In mammalian cells a substantial fraction of RanGAP is posttranslationally modified. Antibodies detect a form of the protein with lower mobility in sodium dodecyl sulfate-polyacrylamide gel electropheresis than would be predicted from its molecular mass, and analysis by mass spectrometry revealed that this form comprised an adduct of RanGAP with a novel, 8-kDa, ubiquitin-related polypeptide that was named GMP1, or SUMO-1 (149, 152). A growing number of other proteins have since been found to be SUMO modified, including Mdm2 and p53, and in several cases SUMOylation plays a regulatory role, inhibiting ubiquitination and protein degradation (32, 211). In RanGAP, it appears that the SUMO modification targets the protein to Nup358/RanBP2 in the cytoplasmic fibrils of the NPC (149, 152, 220). This localization may increase the efficiency with which the RanGAP can hydrolyze Ran-GTP that is exported with karyopherins from the nucleus. However, Nup358/RanBP2, and a closely related gene product, RanBP2L1, are not expressed ubiquitously, so it remains to be established that targeting is the only function of the SUMO modification (63, 174). Clearly it is not essential in budding yeast, which does not SUMO modify its RanGAP. Neither yeast nor Drosophila contains a homologue of Nup358/RanBP2.
An important limitation to RanGAP function is that its activity is blocked by karyopherins (66, 80). The Switch 2 region of Ran-GTP is buried in complexes with karyopherin-β2 or importinβ and is inaccessible to RanGAP (39, 263). Therefore, a second factor must interact with the complex and permit RanGAP function. This factor is a Ran binding protein called RanBP1.
RanBP1 consists principally of a Ran binding domain (RanBD) (15, 46, 180). The mammalian version possesses a nuclear export signal in a C-terminal extension and may dimerize through a short N-terminal extension (208, 289). In budding yeast the export signal appears to be contained within the RanBD (133). The export signals are not merely a safety mechanism in case of leakage of RanBP1 into the nucleus. RanBP1 shuttles rapidly in and out through the nuclear pores. The import mechanism is not fully understood but appears to be carrier independent (133, 194). The RanBD is conserved in all eukaryotes, although, oddly, the nematode Caenorhabditis elegans possesses a Ran binding protein that more closely resembles RanBP2 than RanBP1, and contains two RanBDs (15).
The affinity of the RanBD for Ran-GTP is very high (132). The crystal structure of Ran in a complex with a RanBD reveals an unusually close embrace between the two polypeptides, in which an acidic “hand” at the C terminus of Ran wraps around to a basic patch on the RanBD while an acidic “hand” at the N terminus of the RanBD is stretched across to bind a basic patch on Ran (Fig. (Fig.7B)7B) (264). The body of the RanBD, which forms a so-called β-barrel, is held closely against the Switch 1 region and against other residues in the C-terminal half of the Ran protein. Comparison of the conformation of Ran-GDP with that of Ran in complex with the RanBD explains why the interaction is specific for the GTP-bound state. Like other small GTPases, the orientation of the Switch 1 loop is very different between the two states. In addition, and uniquely to Ran, the C terminus possesses a highly acidic sequence that may be attached, when Ran is in the GDP-bound state, to a basic patch between residues 139 to 142 (Fig. (Fig.7A).7A). This conformation stabilizes the association with the nucleotide. Interaction of Ran with GTP triggers reorientation of Switch 1 and displacement of the C-terminal arm, which, when Ran binds the RanBD, then swings out through an angle of nearly 180° (Fig. (Fig.7B).7B).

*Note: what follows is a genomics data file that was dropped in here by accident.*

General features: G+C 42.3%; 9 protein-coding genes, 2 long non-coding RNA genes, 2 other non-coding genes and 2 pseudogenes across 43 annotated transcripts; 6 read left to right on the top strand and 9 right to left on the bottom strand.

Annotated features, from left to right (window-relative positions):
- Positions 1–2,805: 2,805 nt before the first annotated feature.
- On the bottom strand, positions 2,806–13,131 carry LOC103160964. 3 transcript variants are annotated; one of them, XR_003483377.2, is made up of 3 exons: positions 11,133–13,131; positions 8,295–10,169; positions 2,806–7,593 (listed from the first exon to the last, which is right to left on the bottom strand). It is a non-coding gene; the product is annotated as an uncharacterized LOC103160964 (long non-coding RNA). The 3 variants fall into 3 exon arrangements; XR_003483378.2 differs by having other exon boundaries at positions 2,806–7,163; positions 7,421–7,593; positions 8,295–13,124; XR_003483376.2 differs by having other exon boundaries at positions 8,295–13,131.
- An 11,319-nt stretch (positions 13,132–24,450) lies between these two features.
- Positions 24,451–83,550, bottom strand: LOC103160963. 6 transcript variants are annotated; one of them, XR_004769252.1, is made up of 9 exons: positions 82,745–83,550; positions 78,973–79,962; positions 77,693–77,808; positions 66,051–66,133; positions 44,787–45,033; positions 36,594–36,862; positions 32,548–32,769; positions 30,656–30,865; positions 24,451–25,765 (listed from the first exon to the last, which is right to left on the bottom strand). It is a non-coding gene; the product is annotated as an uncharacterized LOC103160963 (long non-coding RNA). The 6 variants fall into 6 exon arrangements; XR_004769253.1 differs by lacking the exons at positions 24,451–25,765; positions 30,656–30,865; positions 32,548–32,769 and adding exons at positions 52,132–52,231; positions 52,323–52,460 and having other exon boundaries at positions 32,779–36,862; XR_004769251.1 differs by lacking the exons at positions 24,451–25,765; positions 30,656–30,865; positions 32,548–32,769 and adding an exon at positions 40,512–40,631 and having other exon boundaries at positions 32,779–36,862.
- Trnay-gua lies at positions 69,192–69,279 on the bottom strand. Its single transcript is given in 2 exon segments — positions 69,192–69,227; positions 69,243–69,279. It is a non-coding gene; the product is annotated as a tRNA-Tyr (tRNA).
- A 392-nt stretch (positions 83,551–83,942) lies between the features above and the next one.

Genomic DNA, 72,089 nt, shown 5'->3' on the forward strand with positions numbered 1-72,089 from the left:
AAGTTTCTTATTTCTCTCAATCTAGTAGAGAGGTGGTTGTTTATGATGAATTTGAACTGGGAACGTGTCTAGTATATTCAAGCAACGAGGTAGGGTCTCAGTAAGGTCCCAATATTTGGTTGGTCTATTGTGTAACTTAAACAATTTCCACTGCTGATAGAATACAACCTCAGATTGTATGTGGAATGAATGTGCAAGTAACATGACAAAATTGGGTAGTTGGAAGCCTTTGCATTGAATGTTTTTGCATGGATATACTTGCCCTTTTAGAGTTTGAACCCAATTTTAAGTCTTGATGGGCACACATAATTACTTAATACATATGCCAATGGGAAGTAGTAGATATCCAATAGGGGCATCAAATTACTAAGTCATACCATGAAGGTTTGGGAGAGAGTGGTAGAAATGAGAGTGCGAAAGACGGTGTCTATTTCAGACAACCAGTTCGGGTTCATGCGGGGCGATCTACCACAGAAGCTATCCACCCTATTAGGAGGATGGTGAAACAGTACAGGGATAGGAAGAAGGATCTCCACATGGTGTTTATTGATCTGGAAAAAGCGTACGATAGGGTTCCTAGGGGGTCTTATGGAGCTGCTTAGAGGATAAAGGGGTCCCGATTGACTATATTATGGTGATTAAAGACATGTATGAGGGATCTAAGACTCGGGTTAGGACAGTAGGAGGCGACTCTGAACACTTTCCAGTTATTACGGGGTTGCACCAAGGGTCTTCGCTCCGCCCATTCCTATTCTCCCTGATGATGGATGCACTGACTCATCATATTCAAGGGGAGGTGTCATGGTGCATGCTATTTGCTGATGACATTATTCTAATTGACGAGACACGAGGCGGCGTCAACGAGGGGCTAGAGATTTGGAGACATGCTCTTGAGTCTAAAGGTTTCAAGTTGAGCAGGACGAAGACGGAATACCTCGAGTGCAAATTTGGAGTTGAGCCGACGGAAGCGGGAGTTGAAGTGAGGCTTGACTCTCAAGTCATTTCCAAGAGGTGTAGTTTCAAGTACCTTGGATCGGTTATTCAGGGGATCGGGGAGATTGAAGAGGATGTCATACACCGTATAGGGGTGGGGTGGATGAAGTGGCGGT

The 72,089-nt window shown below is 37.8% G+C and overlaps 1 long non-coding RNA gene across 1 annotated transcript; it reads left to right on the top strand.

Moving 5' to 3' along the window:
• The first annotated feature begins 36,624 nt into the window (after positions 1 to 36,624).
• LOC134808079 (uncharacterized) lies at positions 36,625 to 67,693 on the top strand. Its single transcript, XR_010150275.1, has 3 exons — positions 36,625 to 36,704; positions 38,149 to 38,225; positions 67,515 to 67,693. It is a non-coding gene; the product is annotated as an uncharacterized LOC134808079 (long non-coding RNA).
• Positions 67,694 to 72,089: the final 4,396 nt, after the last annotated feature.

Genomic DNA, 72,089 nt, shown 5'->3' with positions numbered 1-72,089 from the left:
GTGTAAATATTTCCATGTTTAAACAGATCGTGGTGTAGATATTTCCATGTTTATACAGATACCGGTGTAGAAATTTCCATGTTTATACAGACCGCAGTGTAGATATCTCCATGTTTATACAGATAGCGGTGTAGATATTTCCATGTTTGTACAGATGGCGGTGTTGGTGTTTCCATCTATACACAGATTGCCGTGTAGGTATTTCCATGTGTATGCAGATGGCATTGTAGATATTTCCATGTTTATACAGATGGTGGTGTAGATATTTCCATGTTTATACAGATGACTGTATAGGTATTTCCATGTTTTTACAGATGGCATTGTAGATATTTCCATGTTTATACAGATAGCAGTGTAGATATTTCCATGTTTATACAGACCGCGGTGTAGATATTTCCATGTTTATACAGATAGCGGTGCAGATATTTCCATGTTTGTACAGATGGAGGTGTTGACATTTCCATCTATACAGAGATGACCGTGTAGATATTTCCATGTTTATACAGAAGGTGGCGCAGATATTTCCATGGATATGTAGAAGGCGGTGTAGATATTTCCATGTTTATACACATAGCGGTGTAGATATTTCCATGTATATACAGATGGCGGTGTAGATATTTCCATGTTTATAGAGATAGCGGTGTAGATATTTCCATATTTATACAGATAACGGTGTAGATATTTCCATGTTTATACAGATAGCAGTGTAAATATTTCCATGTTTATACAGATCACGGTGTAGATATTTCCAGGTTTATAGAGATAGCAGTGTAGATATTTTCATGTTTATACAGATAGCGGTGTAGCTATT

A RanBD can stimulate RanGAP activity by about 10-fold, although it has no effect on GTP hydrolysis on its own (15, 19). How does it work? One possibility is that in the absence of a RanBD, the acidic -DEDDDL sequence remains tethered to Ran-GTP, although the upstream part of the C-terminal arm must have moved to accommodate the reorientation of the Switch 1 region that occurs on binding GTP. This conformation may reduce the affinity for RanGAP. Binding of a RanBD then pulls the C terminus of Ran aside, to facilitate RanGAP binding. Consistent with this hypothesis, deletion of the -DEDDDL sequence potentiates Ran-GTP hydrolysis by RanGAP but destroys responsiveness to RanBP1 (209).